Up to 2 feet of snow possible in the mountains of Wyoming, USA

Snow Alert

A potent spring snowstorm threatened to snarl traffic on interstate highways from Colorado to South Dakota, including a stretch of Interstate 80 across southern Wyoming that was the scene of two big weather-related pileups last month.
 
After a week of soggy weather in the central Rockies, forecasters predicted rain would transition to heavy snow by Mother’s Day. Up to 2 feet was forecast in the mountains of Wyoming and Colorado, and more than 1 foot was possible in the Black Hills.
 
Nine to 13 inches was forecast for Casper Mountain; 6 to 12 inches was forecast for high-elevation cities including Cheyenne.
 
The Wyoming Department of Transportation was monitoring the storm and preparing its plows but not making any plans to close interstates just yet, spokesman Dave Kingham said Friday.
 
“More often than not, it’s a question of visibility than any amount of snow. Or a combination of poor visibility and ice and poor conditions,” Kingham said of what it takes to close a highway.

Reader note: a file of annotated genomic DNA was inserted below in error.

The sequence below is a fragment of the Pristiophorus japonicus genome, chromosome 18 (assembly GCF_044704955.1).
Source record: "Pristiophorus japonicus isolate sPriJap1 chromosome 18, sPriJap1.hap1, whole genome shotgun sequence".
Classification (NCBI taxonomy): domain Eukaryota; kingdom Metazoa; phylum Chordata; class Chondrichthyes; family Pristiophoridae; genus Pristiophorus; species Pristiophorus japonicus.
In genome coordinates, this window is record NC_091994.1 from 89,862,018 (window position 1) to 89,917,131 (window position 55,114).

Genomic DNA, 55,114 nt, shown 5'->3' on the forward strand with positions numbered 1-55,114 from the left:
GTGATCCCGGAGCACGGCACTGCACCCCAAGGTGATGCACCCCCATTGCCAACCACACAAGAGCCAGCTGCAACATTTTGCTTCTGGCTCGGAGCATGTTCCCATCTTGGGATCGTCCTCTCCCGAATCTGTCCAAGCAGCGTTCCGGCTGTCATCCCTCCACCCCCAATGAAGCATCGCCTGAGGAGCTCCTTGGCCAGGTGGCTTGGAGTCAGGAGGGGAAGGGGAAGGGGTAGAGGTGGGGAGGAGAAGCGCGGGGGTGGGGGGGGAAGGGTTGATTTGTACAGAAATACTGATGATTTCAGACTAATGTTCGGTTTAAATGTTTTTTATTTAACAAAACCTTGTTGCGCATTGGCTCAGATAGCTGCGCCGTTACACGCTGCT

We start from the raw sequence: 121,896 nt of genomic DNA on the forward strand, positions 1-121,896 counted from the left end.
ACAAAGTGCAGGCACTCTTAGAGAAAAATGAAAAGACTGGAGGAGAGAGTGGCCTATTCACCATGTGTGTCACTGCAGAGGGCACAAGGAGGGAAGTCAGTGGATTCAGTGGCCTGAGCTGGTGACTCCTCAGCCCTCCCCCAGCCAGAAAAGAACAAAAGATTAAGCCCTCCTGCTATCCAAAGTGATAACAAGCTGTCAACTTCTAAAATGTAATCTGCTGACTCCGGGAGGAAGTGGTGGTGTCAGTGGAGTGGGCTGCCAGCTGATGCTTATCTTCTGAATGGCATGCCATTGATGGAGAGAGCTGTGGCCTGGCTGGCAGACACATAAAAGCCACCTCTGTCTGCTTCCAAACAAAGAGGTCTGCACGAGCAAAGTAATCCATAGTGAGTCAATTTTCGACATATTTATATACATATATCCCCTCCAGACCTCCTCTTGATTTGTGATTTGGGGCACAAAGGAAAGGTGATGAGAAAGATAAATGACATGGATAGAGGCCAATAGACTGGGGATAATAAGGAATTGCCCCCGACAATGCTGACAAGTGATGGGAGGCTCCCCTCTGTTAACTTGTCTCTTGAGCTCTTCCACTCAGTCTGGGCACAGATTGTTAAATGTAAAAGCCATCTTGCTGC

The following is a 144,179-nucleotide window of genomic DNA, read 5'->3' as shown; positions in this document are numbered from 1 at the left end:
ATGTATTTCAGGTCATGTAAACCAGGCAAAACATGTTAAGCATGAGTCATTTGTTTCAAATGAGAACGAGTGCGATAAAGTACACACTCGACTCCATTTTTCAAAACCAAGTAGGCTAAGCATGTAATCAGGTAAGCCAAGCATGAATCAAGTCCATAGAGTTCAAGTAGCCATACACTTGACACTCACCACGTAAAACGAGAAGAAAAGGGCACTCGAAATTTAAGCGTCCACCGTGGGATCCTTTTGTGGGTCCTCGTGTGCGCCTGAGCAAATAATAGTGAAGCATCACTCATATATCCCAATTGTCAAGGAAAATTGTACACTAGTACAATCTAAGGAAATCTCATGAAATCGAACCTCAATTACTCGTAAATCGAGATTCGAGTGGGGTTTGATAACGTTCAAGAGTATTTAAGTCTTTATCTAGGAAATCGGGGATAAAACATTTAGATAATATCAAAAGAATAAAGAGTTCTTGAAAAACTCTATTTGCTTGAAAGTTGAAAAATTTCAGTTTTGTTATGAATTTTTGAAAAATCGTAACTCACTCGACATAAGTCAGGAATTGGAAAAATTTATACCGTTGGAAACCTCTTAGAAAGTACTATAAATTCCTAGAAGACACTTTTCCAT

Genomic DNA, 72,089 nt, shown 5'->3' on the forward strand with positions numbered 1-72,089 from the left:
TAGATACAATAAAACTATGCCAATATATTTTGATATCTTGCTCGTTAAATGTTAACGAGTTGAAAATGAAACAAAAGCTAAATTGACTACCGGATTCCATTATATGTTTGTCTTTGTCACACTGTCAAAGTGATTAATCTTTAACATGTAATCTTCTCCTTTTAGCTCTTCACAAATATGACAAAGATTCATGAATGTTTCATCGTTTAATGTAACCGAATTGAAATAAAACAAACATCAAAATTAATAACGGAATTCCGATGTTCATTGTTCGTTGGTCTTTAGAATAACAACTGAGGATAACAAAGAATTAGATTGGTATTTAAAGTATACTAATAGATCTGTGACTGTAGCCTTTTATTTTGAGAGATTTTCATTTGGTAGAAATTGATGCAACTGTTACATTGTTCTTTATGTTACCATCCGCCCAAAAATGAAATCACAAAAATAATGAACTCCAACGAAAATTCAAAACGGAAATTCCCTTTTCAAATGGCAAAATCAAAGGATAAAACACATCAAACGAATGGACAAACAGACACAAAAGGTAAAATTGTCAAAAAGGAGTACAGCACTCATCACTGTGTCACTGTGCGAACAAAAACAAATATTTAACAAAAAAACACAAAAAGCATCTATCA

The storm could affect travel along I-80 and I-25 in Wyoming, I-70 in Colorado and I-90 in northeast Wyoming and western South Dakota.
 
Slick conditions and poor visibility factored into two recent pileups on I-80.
 
On April 20, a fiery chain-reaction wreck 18 miles west of Laramie on I-80 involved more than 60 vehicles and killed two people. The wrecks happened in dense fog and light slush and shut down I-80 for 100 miles in both directions.
 
The pileup happened four days after one involving about 60 cars and trucks on I-80 about 15 miles west of Cheyenne. Three people were hospitalized from those wrecks in blowing snow.
 
Forecasters this time predicted a classic upslope storm in which moisture funneled westward from the Great Plains would fall first as rain, then snow, on east-facing slopes.
 
Some rain will turn to snow at high elevations overnight Friday but most areas will see rain changing to snow Saturday afternoon and evening, said Richard Emanuel, a Weather Service forecaster in Cheyenne.
 
“Conditions will probably be pretty nasty out there tomorrow night into early Sunday,” Emanuel said Friday.
 
The storm could drop more than 1 inch of liquid precipitation to some areas, he said.
Courtesy of trib.com

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